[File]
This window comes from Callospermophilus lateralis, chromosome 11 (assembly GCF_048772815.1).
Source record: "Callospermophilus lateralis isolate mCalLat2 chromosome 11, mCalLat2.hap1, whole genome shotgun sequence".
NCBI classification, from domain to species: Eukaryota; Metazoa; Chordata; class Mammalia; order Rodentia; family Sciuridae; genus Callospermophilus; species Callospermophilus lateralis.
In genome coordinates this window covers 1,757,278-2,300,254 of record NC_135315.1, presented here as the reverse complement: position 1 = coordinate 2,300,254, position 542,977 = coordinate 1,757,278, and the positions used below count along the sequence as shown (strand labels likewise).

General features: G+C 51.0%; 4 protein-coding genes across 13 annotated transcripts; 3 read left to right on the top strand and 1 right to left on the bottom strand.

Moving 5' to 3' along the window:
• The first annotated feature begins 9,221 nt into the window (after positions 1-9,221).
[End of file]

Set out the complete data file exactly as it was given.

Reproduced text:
This window comes from Callospermophilus lateralis, chromosome 11 (assembly GCF_048772815.1).
Source record: "Callospermophilus lateralis isolate mCalLat2 chromosome 11, mCalLat2.hap1, whole genome shotgun sequence".
NCBI classification, from domain to species: Eukaryota; Metazoa; Chordata; class Mammalia; order Rodentia; family Sciuridae; genus Callospermophilus; species Callospermophilus lateralis.
In genome coordinates this window covers 1,757,278-2,300,254 of record NC_135315.1, presented here as the reverse complement: position 1 = coordinate 2,300,254, position 542,977 = coordinate 1,757,278, and the positions used below count along the sequence as shown (strand labels likewise).

General features: G+C 51.0%; 4 protein-coding genes across 13 annotated transcripts; 3 read left to right on the top strand and 1 right to left on the bottom strand.

Moving 5' to 3' along the window:
• The first annotated feature begins 9,221 nt into the window (after positions 1-9,221).